Date published: 2009-08-11
Rated 5 out of 5 by from Absolutly great! This book is abut a kid named Peter who's life is like a reguler kid ext that he has a brother named Fudge who completly ruins his life at the end, Fudge eat's Peter's turtle dribble......
Date published: 2007-11-18

– More About This Product –

Tales Of A Fourth Grade Nothing

Tales Of A Fourth Grade Nothing

by Judy Blume

Format: Trade Paperback

Dimensions: 144 pages, 7.75 × 5.13 × 0.38 in

Published: April 5, 2007

Publisher: Penguin Young Readers Group

Language: English

The following ISBNs are associated with this title:

ISBN - 10: 0142408816

ISBN - 13: 9780142408810

Read from the Book

The Big WinnerI won Dribble at Jimmy Fargo's birthday party. All the other guys got to take home goldfish in little plastic bags. I won him because I guessed there were three hundred and forty-eight jelly beans in Mrs. Fargo's jar. Really, there were four hundred and twenty-three, she told us later. Still, my guess was closest. "Peter Warren Hatcher is the big winner!" Mrs. Fargo announced.At first I felt bad that I didn't get a goldfish too. Then Jimmy handed me a glass bowl. Inside there was some water and three rocks. A tiny green turtle was sleeping on the biggest rock. All the other guys looked at their goldfish. I knew what they were thinking. They wished they could have tiny green turtles too.I named my turtle Dribble while I was walking home from Jimmy's party. I live at 25 West 68th Street. It's an old apartment building. But it's got one of the best elevators in New York City. There are mirrors all around. You can see yourself from every angle. There's a Soft, cushioned bench to sit on if you're too tired to stand. The elevator operator's name is Henry Bevelheimer. He lets us call him Henry because Bevelheimer's very hard to say.Our apartment's on the twelfth floor. But I don't have to tell Henry. He already knows. He knows everybody in the building. He's that smart! He even knows I'm nine and in fourth grade.I showed him Dribble right away. I won him at a birthday party," I said.Henry smiled. "Your mother's going to be surprised."Henry was right. My mother was real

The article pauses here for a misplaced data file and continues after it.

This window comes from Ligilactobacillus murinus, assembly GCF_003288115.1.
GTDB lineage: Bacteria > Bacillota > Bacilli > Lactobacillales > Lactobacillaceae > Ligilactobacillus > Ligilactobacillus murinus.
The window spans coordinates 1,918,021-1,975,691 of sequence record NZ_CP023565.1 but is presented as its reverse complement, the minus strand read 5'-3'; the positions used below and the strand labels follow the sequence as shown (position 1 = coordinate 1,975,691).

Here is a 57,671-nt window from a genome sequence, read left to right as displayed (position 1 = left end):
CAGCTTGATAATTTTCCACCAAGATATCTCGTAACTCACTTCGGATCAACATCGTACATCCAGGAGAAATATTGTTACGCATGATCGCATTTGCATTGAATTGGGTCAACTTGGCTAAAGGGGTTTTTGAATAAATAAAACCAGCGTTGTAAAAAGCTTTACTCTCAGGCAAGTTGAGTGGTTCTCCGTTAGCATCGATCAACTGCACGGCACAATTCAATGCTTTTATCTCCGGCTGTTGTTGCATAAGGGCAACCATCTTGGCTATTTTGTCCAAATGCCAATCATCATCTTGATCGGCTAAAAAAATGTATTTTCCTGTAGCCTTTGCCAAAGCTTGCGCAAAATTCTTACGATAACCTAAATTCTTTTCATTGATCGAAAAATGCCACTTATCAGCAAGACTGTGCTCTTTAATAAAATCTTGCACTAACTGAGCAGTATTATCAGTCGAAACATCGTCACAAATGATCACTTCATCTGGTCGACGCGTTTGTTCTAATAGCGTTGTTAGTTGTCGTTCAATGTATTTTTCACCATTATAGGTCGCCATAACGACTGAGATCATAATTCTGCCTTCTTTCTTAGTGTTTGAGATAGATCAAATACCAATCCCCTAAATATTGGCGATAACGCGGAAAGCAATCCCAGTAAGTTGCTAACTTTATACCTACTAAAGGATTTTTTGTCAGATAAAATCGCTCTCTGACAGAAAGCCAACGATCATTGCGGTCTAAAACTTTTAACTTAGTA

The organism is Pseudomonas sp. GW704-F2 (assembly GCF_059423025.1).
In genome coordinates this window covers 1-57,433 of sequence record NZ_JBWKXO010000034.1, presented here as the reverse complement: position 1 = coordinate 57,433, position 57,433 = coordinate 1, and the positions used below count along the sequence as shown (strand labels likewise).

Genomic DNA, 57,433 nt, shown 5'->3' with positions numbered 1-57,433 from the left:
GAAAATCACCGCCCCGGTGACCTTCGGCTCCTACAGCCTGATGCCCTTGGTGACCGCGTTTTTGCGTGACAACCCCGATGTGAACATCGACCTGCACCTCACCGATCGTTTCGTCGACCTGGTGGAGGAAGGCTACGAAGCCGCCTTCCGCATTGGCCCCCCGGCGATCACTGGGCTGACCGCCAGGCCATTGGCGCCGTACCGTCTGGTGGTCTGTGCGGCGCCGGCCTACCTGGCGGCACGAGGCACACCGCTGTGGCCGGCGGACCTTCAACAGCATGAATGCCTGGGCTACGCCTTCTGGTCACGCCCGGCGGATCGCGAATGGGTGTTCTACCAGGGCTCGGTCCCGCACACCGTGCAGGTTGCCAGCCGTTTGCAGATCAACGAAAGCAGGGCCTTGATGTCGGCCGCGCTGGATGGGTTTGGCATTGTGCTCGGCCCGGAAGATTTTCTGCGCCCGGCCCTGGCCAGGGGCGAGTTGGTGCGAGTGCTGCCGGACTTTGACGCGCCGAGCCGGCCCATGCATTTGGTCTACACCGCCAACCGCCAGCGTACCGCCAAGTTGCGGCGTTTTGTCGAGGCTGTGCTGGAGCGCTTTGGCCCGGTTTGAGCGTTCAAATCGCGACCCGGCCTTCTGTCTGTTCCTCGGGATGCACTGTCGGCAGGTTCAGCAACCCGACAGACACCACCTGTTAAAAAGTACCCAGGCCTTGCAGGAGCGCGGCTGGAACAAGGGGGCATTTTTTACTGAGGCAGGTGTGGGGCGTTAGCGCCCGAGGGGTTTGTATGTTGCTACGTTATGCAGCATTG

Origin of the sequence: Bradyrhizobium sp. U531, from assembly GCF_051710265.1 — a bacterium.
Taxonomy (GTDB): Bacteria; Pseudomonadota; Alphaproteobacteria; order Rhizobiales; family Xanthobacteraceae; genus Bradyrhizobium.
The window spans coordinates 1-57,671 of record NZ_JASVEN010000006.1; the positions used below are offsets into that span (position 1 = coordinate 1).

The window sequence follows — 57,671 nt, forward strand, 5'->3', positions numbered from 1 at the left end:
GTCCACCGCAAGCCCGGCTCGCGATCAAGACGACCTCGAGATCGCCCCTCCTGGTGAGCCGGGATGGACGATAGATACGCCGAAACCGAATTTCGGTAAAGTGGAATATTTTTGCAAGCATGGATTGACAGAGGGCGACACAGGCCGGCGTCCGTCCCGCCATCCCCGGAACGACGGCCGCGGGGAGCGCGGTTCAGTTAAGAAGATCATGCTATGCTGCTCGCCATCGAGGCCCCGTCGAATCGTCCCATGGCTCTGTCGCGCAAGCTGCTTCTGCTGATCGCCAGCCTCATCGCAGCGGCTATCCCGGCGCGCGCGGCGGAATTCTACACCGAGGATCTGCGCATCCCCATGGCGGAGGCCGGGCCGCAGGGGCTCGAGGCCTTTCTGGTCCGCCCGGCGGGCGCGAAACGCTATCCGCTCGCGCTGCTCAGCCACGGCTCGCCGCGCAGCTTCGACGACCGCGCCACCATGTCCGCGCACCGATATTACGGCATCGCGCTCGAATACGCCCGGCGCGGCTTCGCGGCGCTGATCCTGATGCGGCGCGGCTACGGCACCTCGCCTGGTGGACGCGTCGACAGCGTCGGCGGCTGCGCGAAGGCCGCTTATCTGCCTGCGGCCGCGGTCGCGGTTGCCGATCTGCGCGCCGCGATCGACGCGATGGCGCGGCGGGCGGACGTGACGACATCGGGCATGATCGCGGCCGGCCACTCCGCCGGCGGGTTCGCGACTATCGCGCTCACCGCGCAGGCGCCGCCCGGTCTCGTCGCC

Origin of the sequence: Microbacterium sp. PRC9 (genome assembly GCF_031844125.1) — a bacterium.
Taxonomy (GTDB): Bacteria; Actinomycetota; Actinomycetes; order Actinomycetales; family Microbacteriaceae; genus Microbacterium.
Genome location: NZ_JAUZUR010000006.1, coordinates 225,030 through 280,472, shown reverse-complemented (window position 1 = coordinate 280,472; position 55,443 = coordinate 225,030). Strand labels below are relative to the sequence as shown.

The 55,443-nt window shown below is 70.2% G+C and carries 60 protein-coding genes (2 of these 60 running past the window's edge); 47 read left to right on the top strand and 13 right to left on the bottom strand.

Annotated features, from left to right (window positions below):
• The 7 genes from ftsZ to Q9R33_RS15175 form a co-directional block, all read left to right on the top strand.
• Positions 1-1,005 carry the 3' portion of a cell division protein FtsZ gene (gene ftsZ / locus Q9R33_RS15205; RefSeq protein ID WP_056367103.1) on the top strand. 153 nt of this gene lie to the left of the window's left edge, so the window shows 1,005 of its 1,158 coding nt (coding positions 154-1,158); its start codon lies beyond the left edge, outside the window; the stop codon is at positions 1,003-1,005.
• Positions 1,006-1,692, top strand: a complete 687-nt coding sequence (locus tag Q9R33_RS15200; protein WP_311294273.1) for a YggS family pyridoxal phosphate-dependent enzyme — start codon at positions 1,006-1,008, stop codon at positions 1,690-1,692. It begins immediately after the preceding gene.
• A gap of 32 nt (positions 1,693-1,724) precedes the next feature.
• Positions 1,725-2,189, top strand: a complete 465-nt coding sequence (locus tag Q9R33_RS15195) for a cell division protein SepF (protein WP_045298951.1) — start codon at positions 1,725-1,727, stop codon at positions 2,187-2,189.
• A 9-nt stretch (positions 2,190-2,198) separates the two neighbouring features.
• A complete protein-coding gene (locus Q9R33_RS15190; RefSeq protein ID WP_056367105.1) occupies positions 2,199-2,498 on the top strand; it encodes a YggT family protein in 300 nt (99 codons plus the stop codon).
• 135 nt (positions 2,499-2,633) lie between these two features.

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From the Publisher

Celebrating 40 years of a Judy Blume classic!

Millions of fans young and old have been entertained by the quick wit of Peter Hatcher, the hilarious antics of mischevious Fudge, and the unbreakable confidence of know-it-all Sheila Tubman in Judy Blume's five Fudge books. And now, Puffin Books honors forty years of the book that started it all, Tales of a Fourth Grade Nothing, with a special edition--featuring a new introduction from Judy--to celebrate this perennial favorite.

“As a kid, Judy Blume was my favorite author, and Tales of a Fourth Grade Nothing was my favorite book.”—Jeff Kinney, author of the bestselling Wimpy Kid series

From the Jacket

Living with his little brother, Fudge, makes Peter Hatcher feel like a fourth grade nothing.
Whether Fudge is throwing a temper tantrum in a shoe store, smearing smashed potatoes on walls at Hamburger Heaven, or scribbling all over Peter's homework, he's never far from trouble. He's a two-year-old terror who gets away with everything--and Peter's had enough.
When Fudge walks off with Dribble, Peter's pet turtle, it's the last straw. Peter has put up with Fudge too long. How can he get his parents to pay attention to him for a change?

About the Author

Judy Blume is the enduringly popular author of many books for young readers. Over 80 million copies of her books have been sold, and the Fudge books (which feature a character based on her son, Larry) are timeless classics. Among Ms. Blume's many awards is the Margaret A. Edwards Award for Lifetime Achievement. She lives in Key West with her husband.

Editorial Reviews

"Will bring a chorus of laughter from sympathetic readers."—Publishers Weekly

“As a kid, Judy Blume was my favorite author, and Tales of a Fourth Grade Nothing was my favorite book.”—Jeff Kinney, author of the bestselling Wimpy Kid series

Appropriate for ages: 9 - 12